Russian Energy Security and Foreign Policy Portal on Eastern and Central Europe and the Balkans (PECOB)

London Routledge, Paolo Sorbello
2007 Baev   unpublished
all attempted to address this link in a scientific manner. Currently, various dissertations are being written on the topic, regarding case studies chiefly of Russia and the Former Soviet Union (FSU). The approach taken by the editors is innovative. Their near-exhaustive consideration of the relevant variables and their success in gathering leading experts of the geographic area and subject matter should be noted. The diversity among the contributors is most welcomed as well: European, American,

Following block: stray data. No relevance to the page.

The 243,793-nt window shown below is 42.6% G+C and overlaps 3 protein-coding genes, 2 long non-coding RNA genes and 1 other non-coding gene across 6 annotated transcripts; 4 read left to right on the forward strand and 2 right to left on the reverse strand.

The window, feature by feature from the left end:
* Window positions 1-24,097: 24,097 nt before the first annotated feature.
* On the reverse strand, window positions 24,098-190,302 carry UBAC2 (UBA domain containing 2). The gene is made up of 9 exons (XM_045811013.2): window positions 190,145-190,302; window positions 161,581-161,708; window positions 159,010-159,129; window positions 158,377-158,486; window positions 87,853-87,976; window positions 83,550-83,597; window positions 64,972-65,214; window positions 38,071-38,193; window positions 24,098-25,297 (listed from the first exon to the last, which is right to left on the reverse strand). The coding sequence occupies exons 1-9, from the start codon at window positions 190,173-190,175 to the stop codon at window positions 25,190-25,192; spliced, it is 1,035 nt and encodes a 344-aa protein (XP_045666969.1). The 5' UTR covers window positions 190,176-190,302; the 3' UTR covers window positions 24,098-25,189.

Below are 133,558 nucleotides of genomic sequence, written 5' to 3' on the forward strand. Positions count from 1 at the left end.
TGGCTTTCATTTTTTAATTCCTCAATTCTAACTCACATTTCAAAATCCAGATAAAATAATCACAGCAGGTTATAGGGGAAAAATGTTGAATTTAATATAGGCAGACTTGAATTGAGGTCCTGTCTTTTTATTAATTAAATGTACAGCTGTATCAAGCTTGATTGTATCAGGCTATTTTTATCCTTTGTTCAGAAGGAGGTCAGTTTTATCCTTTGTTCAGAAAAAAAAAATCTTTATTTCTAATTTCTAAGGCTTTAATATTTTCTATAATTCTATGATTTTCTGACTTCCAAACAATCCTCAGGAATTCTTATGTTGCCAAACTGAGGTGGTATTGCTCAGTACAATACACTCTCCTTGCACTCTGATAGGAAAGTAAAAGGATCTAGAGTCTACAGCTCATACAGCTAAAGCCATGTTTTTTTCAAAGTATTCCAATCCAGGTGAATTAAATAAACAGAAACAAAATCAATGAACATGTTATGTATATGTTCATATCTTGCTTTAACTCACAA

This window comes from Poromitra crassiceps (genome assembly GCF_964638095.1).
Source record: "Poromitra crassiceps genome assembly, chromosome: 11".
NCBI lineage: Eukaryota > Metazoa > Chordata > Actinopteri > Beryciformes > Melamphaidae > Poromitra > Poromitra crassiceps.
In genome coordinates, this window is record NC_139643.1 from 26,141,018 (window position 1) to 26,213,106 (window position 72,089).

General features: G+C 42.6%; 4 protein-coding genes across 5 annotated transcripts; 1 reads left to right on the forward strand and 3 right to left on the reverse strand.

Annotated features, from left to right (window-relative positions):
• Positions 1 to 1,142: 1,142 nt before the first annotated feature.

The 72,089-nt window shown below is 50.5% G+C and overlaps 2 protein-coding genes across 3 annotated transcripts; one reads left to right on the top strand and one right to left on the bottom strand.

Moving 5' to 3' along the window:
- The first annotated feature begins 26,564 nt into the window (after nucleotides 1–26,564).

more » ... European, American, and Russian academics and businessmen were involved in the project, which culminated in this book after a series of conferences and roundtables. The subdivision of the book into three main parts helps fulfill the promise of approaching the theme from all perspectives. The first part serves as the backbone of the analysis. Umbach considers the diverging interests in the area; Tompson addresses the interplay between economics, law, and politics in the hydrocarbon markets; Guillet stresses the distorted method that political actors follow when envisioning the construction of a pipeline; Crandall reverses the lenses and focuses on the export options for Central Asian gas. The second part aims to explain the dynamics in each bilateral relationship between Russia and those among its southern neighbours that are net exporters of energy. Milov puts the Russo-Turkmen relation into perspective, emphasising the double-edged dependency of each country on the other's transportation system. The other two Central Asian energy exporters, Kazakhstan and Uzbekistan, are analysed by Brill Olcott and Monaghan, granting the reader an in-depth account of their relations with Russia. Baev considers Azerbaijan, a key state in the Caucasus both for energy relations with Europe and the Middle East, and for the security implications of its role south of the Caucasian range. The third part considers a broad scope of issues that can be summarised as the implications of Russia's behavior in the Central Asia and Caucasus Region (CACR). Grigoriev highlights the role of Gazprom in the formation of Russian foreign energy policy and the possible divergence between the two; Roberts takes into account the Russo
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